China's maternity matrons gird for mini-baby boom

Now that China has abandoned its decades-long one-child policy, demand for maternity services is expected to grow as women take advantage of the chance to have a second child. Some of those women will be older than average and will have special health needs.

A school in Beijing, the Li Ming Maternity Service Company, is anticipating this trend by offering new training for high-end maternity matron services.

It is common practice in China for women to spend a month in bed after giving birth. During this time, middle- and upper-class families often use maternity matrons to help out, caring for both mother and baby and arranging meals up to six times a day.

The maternity service company's general manager, Cui Jingwen, says an experienced maternity matron can earn up to 15,000 yuan (about $2,300) a month.

For 35 years, China's family planning policy limited most urban couples to one child and rural couples to two if their first was a girl — until the policy was relaxed in October to allow parents to have two children.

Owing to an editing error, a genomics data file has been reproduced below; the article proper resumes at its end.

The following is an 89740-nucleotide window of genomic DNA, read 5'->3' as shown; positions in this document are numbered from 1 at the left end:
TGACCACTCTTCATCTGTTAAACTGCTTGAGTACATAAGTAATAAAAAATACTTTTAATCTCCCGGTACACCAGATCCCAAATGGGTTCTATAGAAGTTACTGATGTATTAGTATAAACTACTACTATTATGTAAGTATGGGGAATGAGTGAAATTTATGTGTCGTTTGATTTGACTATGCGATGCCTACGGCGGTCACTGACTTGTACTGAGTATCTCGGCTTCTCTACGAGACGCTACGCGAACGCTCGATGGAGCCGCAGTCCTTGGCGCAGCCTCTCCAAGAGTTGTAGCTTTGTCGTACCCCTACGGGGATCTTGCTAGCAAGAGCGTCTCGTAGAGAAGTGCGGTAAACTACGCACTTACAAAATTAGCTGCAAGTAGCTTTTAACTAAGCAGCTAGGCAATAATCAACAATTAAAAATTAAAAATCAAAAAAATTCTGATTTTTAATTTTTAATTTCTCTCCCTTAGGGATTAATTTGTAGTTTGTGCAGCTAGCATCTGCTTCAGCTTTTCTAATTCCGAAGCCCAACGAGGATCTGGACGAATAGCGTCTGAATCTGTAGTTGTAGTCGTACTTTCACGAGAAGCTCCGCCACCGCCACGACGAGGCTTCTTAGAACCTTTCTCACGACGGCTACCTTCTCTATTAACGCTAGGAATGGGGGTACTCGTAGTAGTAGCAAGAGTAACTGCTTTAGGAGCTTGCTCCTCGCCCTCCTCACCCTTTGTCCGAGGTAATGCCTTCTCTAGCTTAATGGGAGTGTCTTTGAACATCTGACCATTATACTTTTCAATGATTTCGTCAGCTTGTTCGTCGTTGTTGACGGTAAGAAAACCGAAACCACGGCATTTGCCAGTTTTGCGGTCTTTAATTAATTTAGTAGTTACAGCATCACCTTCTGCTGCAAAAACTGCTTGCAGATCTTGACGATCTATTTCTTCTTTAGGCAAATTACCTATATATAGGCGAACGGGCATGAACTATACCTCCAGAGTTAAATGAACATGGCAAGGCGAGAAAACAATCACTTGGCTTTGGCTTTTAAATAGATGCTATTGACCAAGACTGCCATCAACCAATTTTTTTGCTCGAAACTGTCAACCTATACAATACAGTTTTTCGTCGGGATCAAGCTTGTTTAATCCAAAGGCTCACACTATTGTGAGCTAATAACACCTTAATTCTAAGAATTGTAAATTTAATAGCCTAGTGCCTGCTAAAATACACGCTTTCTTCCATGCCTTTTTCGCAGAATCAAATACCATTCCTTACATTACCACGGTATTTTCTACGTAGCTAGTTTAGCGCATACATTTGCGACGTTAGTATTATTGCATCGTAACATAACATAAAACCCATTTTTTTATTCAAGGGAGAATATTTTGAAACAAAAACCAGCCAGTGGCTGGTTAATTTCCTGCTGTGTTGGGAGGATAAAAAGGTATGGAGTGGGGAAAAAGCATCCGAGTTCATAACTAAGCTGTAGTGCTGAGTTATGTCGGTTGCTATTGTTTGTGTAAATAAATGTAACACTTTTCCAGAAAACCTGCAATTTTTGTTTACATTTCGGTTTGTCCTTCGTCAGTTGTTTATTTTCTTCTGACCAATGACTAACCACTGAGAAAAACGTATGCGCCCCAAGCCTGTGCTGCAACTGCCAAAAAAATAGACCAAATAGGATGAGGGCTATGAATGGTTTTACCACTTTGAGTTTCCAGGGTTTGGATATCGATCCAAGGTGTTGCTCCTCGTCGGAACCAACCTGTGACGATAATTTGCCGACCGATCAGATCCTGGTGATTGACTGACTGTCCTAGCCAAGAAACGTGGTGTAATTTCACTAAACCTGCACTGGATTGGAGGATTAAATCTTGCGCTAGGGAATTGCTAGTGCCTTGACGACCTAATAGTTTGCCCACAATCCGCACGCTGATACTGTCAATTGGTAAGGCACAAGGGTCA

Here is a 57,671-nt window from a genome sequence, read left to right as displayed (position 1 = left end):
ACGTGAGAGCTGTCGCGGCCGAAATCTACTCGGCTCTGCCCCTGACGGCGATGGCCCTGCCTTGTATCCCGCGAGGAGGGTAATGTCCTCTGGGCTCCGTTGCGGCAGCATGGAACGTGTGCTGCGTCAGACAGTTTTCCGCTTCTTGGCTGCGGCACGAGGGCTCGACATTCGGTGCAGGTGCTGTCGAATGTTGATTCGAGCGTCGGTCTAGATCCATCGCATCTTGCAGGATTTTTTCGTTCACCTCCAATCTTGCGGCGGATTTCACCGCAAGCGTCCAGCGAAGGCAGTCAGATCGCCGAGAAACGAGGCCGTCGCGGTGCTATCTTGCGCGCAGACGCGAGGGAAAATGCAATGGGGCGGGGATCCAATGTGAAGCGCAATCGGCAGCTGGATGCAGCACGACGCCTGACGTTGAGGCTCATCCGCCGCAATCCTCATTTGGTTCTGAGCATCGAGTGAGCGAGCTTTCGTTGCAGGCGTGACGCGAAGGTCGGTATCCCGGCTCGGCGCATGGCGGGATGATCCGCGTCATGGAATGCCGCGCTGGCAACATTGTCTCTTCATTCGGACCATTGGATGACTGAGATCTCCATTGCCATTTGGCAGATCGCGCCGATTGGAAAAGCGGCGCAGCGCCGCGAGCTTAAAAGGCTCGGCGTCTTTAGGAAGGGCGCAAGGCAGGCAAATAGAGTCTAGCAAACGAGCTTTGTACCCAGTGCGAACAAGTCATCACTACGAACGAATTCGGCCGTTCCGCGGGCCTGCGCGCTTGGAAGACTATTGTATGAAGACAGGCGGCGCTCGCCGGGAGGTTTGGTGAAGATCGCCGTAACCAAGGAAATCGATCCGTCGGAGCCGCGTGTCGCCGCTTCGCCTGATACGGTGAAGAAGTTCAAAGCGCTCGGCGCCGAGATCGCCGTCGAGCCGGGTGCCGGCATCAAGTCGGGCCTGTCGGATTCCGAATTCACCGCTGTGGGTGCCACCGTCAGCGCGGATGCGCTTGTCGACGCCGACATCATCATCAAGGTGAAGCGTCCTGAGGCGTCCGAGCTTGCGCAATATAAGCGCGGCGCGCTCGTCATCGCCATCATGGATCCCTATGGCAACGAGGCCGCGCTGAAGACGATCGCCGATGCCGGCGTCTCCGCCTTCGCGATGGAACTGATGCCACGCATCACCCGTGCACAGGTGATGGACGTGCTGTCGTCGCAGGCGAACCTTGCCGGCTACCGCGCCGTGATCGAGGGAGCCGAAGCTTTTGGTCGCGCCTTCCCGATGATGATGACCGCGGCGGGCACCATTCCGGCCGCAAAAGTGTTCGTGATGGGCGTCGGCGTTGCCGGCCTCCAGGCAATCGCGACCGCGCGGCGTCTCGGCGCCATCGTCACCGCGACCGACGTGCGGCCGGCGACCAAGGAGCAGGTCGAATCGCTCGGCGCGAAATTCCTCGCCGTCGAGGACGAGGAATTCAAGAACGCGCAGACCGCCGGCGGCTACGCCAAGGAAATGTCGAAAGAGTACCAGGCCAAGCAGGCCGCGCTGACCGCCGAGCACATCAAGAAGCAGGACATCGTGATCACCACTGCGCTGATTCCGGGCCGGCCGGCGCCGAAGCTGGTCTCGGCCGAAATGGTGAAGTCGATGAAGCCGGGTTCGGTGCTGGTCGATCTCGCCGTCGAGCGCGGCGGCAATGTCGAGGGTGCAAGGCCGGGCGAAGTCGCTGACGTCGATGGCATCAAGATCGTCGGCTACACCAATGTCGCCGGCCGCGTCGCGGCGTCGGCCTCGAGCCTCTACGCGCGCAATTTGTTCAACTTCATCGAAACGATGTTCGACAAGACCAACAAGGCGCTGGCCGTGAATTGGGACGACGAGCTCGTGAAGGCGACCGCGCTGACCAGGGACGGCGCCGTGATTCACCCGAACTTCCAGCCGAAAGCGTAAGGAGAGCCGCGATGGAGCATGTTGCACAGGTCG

Due to that change, demographics expert Huang Wenzheng says China may see more than 2 million extra births next year.




Text from the AP news story, AP PHOTOS: China's maternity matrons gird for mini-baby boom, by Ng Han Guan. Associated Press videojournalist Thomas Suen contributed to this report.


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Nat Castañeda is an interdisciplinary visual artist based in Brooklyn, New York. A California native, Castañeda works primarily in video and collage, with an emphasis on tactile intimacy with her materials remaining an important aspect of all her projects. Common issues in Castañeda’s work are the conflating of iconography and pornography, the questioning of traditional gender binaries, and the role of technology within personal narratives. She received her MFA from the School of Visual Arts and has shown at venues such as El Museo del Barrio and Electronic Arts Intermix. In addition to her art practice, Castañeda currently works at The Associated Press where she leads a team that curates AP's online archive of historic and contemporary photojournalism. Castañeda’s photography has appeared in the New York Times,U.S. News & World Report and USA Today.